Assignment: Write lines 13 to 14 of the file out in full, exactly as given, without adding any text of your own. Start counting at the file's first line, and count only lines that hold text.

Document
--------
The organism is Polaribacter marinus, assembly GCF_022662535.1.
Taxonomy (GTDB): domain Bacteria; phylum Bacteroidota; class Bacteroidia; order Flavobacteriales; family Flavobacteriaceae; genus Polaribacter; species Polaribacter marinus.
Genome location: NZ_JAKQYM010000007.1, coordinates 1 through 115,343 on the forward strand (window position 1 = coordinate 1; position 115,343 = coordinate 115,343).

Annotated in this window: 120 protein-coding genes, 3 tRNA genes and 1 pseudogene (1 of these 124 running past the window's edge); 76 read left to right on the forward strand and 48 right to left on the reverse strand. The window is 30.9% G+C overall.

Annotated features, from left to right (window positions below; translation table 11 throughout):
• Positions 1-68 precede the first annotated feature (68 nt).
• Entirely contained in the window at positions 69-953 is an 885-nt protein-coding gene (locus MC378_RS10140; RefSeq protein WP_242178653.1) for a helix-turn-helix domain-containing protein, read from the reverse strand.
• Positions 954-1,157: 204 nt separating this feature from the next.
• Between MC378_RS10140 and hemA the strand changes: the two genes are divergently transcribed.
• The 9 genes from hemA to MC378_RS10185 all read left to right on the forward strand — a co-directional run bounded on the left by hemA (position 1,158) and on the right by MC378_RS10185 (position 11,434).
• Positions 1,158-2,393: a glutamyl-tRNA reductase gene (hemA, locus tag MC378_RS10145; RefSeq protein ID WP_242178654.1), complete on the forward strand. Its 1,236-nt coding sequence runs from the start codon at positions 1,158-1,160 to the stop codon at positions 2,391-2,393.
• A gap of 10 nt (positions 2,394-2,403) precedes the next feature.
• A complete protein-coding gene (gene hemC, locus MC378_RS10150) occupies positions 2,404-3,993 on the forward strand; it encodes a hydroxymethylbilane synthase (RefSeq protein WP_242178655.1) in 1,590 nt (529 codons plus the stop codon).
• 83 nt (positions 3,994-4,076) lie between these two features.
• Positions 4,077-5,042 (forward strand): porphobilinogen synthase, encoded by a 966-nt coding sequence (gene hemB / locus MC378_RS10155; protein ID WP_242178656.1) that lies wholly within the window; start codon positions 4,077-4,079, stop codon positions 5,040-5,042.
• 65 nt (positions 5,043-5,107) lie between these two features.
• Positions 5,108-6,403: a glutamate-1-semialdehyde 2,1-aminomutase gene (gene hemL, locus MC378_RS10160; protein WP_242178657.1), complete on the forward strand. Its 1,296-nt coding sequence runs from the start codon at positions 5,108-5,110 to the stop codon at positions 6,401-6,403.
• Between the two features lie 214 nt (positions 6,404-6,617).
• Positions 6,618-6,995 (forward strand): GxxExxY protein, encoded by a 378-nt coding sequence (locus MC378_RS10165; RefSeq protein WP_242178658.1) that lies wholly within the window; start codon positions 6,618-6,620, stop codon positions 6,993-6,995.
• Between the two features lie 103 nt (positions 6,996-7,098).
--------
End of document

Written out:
• A complete protein-coding gene (gene hemC, locus MC378_RS10150) occupies positions 2,404-3,993 on the forward strand; it encodes a hydroxymethylbilane synthase (RefSeq protein WP_242178655.1) in 1,590 nt (529 codons plus the stop codon).
• 83 nt (positions 3,994-4,076) lie between these two features.